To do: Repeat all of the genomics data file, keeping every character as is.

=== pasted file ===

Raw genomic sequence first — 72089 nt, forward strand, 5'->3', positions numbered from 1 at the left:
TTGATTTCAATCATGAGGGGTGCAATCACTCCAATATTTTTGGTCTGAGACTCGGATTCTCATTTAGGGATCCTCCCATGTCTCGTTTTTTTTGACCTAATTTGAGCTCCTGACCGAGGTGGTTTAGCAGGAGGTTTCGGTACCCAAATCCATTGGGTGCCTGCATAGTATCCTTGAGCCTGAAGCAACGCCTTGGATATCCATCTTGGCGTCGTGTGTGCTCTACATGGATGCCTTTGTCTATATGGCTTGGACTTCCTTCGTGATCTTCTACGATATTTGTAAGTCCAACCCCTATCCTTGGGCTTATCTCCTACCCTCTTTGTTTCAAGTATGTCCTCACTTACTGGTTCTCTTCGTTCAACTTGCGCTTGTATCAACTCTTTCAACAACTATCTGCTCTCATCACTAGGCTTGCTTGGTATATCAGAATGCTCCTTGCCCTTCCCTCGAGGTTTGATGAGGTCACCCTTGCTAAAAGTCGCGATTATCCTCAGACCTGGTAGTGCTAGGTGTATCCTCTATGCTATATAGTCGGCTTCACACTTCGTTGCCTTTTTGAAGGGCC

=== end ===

Raw genomic sequence first — 72089 nt, forward strand, 5'->3', positions numbered from 1 at the left:
TTGATTTCAATCATGAGGGGTGCAATCACTCCAATATTTTTGGTCTGAGACTCGGATTCTCATTTAGGGATCCTCCCATGTCTCGTTTTTTTTGACCTAATTTGAGCTCCTGACCGAGGTGGTTTAGCAGGAGGTTTCGGTACCCAAATCCATTGGGTGCCTGCATAGTATCCTTGAGCCTGAAGCAACGCCTTGGATATCCATCTTGGCGTCGTGTGTGCTCTACATGGATGCCTTTGTCTATATGGCTTGGACTTCCTTCGTGATCTTCTACGATATTTGTAAGTCCAACCCCTATCCTTGGGCTTATCTCCTACCCTCTTTGTTTCAAGTATGTCCTCACTTACTGGTTCTCTTCGTTCAACTTGCGCTTGTATCAACTCTTTCAACAACTATCTGCTCTCATCACTAGGCTTGCTTGGTATATCAGAATGCTCCTTGCCCTTCCCTCGAGGTTTGATGAGGTCACCCTTGCTAAAAGTCGCGATTATCCTCAGACCTGGTAGTGCTAGGTGTATCCTCTATGCTATATAGTCGGCTTCACACTTCGTTGCCTTTTTGAAGGGCC